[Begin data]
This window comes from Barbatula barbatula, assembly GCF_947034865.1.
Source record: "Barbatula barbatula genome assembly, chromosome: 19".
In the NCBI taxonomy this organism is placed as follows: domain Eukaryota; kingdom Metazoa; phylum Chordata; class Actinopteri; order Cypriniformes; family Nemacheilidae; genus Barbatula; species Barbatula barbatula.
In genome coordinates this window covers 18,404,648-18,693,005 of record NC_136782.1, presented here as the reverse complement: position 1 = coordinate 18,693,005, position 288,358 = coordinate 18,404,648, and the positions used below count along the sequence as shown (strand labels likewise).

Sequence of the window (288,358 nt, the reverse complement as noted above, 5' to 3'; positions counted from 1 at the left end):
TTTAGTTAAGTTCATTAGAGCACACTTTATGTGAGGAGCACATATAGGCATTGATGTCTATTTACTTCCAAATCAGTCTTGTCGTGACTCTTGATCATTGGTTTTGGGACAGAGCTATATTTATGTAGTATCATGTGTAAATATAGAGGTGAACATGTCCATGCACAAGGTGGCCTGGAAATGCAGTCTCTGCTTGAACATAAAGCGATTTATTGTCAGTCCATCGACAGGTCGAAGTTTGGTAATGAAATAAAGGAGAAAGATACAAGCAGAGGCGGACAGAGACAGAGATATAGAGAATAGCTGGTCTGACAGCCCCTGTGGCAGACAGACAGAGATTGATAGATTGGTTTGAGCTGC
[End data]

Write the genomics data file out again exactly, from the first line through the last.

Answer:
This window comes from Barbatula barbatula, assembly GCF_947034865.1.
Source record: "Barbatula barbatula genome assembly, chromosome: 19".
In the NCBI taxonomy this organism is placed as follows: domain Eukaryota; kingdom Metazoa; phylum Chordata; class Actinopteri; order Cypriniformes; family Nemacheilidae; genus Barbatula; species Barbatula barbatula.
In genome coordinates this window covers 18,404,648-18,693,005 of record NC_136782.1, presented here as the reverse complement: position 1 = coordinate 18,693,005, position 288,358 = coordinate 18,404,648, and the positions used below count along the sequence as shown (strand labels likewise).

Sequence of the window (288,358 nt, the reverse complement as noted above, 5' to 3'; positions counted from 1 at the left end):
TTTAGTTAAGTTCATTAGAGCACACTTTATGTGAGGAGCACATATAGGCATTGATGTCTATTTACTTCCAAATCAGTCTTGTCGTGACTCTTGATCATTGGTTTTGGGACAGAGCTATATTTATGTAGTATCATGTGTAAATATAGAGGTGAACATGTCCATGCACAAGGTGGCCTGGAAATGCAGTCTCTGCTTGAACATAAAGCGATTTATTGTCAGTCCATCGACAGGTCGAAGTTTGGTAATGAAATAAAGGAGAAAGATACAAGCAGAGGCGGACAGAGACAGAGATATAGAGAATAGCTGGTCTGACAGCCCCTGTGGCAGACAGACAGAGATTGATAGATTGGTTTGAGCTGC